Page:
This morning's press release from Medtronic, Inc. follows:

FDA Approves Medtronic's Complete 'SE' Vascular Stent for Use in Superficial Femoral and Proximal Popliteal (Leg) Arteries
New Indications for Self-Expanding Device Address Broad Area of Peripheral Artery Disease

September 24, 2013 -- Minneapolis -- Expanding its role in the treatment of peripheral artery disease in the United States, Medtronic, Inc. (NYSE: MDT) announced today that the U.S. Food and Drug Administration (FDA) has approved the Complete SE (self-expanding) vascular stent for use in the lower extremities -- specifically, the superficial femoral artery (SFA) and proximal popliteal artery (PPA), which carry blood through the upper legs.

The same device was originally approved by the FDA for use in the iliac arteries, which perfuse the pelvis. It also has the CE (Conformité Européene) mark for iliac and, most recently, for SFA and PPA indications.

FDA approval of the new SFA and PPA indications was supported by the results of the Complete SE SFA study -- an independently adjudicated single-arm, multicenter trial that enrolled 196 patients at 28 sites in the United States and Europe. The study showed a clinically-driven target lesion revascularization (repeat procedure) rate of 8.4 percent at 12 months, which is among the best performances in clinical trials of contemporary self-expanding peripheral stents for the treatment of SFA/PPA lesions.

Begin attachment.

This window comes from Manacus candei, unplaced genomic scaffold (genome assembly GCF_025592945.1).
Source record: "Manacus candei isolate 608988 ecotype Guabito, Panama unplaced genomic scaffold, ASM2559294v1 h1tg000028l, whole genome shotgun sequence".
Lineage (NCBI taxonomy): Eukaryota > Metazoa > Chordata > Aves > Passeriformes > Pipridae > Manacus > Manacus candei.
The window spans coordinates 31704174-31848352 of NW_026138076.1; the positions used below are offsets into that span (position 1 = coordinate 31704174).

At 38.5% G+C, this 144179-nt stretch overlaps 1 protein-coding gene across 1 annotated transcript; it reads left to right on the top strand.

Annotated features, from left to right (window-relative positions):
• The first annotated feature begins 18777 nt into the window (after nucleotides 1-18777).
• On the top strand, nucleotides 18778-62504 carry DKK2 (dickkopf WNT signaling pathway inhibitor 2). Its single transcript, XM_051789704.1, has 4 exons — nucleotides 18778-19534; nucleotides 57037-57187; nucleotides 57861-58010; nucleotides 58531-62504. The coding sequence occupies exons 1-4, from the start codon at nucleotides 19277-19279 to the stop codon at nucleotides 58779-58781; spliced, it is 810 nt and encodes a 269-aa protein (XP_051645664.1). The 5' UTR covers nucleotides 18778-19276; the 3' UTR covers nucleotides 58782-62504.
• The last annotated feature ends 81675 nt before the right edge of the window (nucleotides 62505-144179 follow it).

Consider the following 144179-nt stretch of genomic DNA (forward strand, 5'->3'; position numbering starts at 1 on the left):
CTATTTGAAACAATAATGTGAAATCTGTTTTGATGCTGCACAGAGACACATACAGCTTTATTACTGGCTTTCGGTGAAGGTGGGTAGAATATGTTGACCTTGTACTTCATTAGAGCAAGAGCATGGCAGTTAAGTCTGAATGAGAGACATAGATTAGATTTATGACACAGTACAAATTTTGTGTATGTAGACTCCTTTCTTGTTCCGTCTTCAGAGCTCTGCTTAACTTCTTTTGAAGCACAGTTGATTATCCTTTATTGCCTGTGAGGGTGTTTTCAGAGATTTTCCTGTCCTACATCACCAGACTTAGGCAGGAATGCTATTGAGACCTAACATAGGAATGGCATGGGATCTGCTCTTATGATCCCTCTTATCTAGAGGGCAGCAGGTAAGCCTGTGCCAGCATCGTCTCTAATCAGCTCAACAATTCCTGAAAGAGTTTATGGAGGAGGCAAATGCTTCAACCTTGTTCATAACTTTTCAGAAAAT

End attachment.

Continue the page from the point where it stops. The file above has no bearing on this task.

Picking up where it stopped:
Additionally, there were no in-hospital major adverse events (MAE) among study patients, and the total MAE rate at 12 months was 11.0 percent. The Kaplan-Meier estimate of primary patency at 360 days was 90.9 percent; at the time of the last duplex ultrasound assessment, at 553 days, primary patency was 72.5 percent. No stent fractures occurred through 12 months.

The study also showed statistically significant improvements in multiple measures of clinical and functional effectiveness:

  • More than 80 percent of the patients had achieved a Rutherford classification of 0 or 1, the favorable end of the 0-6 scale, at 30 days, and that benefit persisted through six months and one year of follow-up.
  • On walking assessment measures at 12 months, absolute improvement in impairment was 37 percent, distance was 32 percent, speed was 22 percent and stair climbing was 23 percent.
  • 65 percent of the patients showed an improvement of 0.15 or more on their ankle-brachial index (ABI) or toe-brachial index (TBI) scores over the 12-month follow-up period. The mean ABI/TBI score at 12 months was 0.9.